AMERICAJR NETWORK :: COACH'S CORNER PRO SHOP :: SAND CREEK RECORDS :: LIFE MADE EASY

:: DETROIT, MICHIGAN USA << >> LIVE STOCK TICKER :: MESSAGE BOARDS ::
 
 
 
 
 
 
 
 

COPYRIGHT

© 2009 AmericaJR.com.
All Rights Reserved.

Unauthorized duplication or use of Text, Photos, Videos, Site Template, Graphics and or Site Design is Prohibited by Federal and International laws. See our Notice/Disclaimer and Privacy Policy.
 

AMERICAJR EMAIL

Email Login
Password
New users
sign up!

Detroit's Only FREE E-mail Provider

 
Find a Job
Keywords:
Location:
Job category:
 

SPONSOR

Banner
 

SPONSOR

Get your NHL hockey tickets such as Detroit Red Wings Tickets, Detroit Pistons tickets if you like NBA, as well as Rose Bowl, Sugar Bowl, and Orange Bowl Tickets for exciting college football. 
 

SPONSOR

<< News >>

Environmental News

"EARTH TALK"

From the Editors of E / The Environmental Magazine

THIS WEEK'S COLUMN

Dear EarthTalk: I read that a single child born in the U.S. has a greater effect on the environment than a dozen children born in a developing country. Can you explain why?
—Josh C., via e-mail

With less than 5 percent of world population, the U.S. uses a third of the world’s paper, a quarter of the oil, coal and aluminum, and 19 percent of the copper. The U.S. ranks highest by a considerable margin in most consumer categories as well.

Photo © Comstock/Thinkstock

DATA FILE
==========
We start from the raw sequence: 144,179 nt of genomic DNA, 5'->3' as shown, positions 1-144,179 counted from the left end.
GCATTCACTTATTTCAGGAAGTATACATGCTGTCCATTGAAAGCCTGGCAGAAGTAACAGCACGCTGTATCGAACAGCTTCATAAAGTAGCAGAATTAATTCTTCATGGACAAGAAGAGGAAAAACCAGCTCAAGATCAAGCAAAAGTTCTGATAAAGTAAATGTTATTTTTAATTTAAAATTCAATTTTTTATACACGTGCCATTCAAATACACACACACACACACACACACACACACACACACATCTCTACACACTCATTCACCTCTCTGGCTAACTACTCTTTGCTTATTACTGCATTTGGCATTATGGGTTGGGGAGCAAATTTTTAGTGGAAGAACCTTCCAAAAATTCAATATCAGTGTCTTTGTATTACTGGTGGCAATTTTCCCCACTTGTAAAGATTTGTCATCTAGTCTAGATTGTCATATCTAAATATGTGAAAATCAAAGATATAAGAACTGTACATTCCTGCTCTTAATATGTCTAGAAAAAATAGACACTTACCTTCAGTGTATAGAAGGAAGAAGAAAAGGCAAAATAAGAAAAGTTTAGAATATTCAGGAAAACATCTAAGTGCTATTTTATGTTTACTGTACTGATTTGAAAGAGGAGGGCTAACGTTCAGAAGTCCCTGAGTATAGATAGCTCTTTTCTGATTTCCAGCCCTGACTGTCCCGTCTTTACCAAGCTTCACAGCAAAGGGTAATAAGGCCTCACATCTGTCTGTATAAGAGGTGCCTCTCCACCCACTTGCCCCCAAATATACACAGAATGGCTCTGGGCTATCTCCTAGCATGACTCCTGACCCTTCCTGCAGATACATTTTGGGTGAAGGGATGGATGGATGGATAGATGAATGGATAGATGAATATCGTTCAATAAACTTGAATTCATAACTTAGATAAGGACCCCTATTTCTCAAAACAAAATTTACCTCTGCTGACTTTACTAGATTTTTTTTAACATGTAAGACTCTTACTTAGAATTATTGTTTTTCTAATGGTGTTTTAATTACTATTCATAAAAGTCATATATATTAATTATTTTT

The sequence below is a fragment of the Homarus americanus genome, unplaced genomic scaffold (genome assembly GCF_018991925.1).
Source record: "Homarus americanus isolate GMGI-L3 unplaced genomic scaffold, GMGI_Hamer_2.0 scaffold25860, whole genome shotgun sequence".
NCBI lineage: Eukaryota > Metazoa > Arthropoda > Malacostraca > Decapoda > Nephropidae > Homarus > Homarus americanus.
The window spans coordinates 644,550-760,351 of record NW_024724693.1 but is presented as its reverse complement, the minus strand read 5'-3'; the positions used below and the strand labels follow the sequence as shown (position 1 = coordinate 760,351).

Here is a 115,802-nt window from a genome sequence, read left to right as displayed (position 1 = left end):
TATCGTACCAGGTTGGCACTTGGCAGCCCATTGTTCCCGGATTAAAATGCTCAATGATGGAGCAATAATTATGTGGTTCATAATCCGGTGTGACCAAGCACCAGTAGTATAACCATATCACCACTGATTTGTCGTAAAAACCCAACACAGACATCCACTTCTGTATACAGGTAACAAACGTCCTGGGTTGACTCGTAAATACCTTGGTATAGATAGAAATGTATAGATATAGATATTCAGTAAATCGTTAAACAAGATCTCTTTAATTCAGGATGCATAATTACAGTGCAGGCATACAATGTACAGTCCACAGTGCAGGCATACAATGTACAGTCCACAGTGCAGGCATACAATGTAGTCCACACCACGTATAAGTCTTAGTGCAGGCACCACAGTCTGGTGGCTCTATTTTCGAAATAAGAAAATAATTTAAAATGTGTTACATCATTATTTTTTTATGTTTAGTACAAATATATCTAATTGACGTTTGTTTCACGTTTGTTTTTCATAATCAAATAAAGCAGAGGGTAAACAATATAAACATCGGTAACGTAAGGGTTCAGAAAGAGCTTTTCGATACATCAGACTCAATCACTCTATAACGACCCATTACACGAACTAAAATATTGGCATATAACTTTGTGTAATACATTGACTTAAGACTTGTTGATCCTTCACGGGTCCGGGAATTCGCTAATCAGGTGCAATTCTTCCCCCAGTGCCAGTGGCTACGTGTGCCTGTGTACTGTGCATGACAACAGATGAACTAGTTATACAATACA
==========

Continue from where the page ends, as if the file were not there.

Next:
It is well known that Americans consume far more natural resources and live much less sustainably than people from any other large country of the world. “A child born in the United States will create thirteen times as much ecological damage over the course of his or her lifetime than a child born in Brazil,” reports the Sierra Club’s Dave Tilford, adding that the average American will drain as many resources as 35 natives of India and consume 53 times more goods and services than someone from China.

Tilford cites a litany of sobering statistics showing just how profligate Americans have been in using and abusing natural resources. For example, between 1900 and 1989 U.S. population tripled while its use of raw materials grew by a factor of 17. “With less than 5 percent of world population, the U.S. uses one-third of the world’s paper, a quarter of the world’s oil, 23 percent of the coal, 27 percent of the aluminum, and 19 percent of the copper,” he reports. “Our per capita use of energy, metals, minerals, forest products, fish, grains, meat, and even fresh water dwarfs that of people living in the developing world.”

He adds that the U.S. ranks highest in most consumer categories by a considerable margin, even among industrial nations. To wit, American fossil fuel consumption is double that of the average resident of Great Britain and two and a half times that of the average Japanese. Meanwhile, Americans account for only five percent of the world’s population but create half of the globe’s solid waste.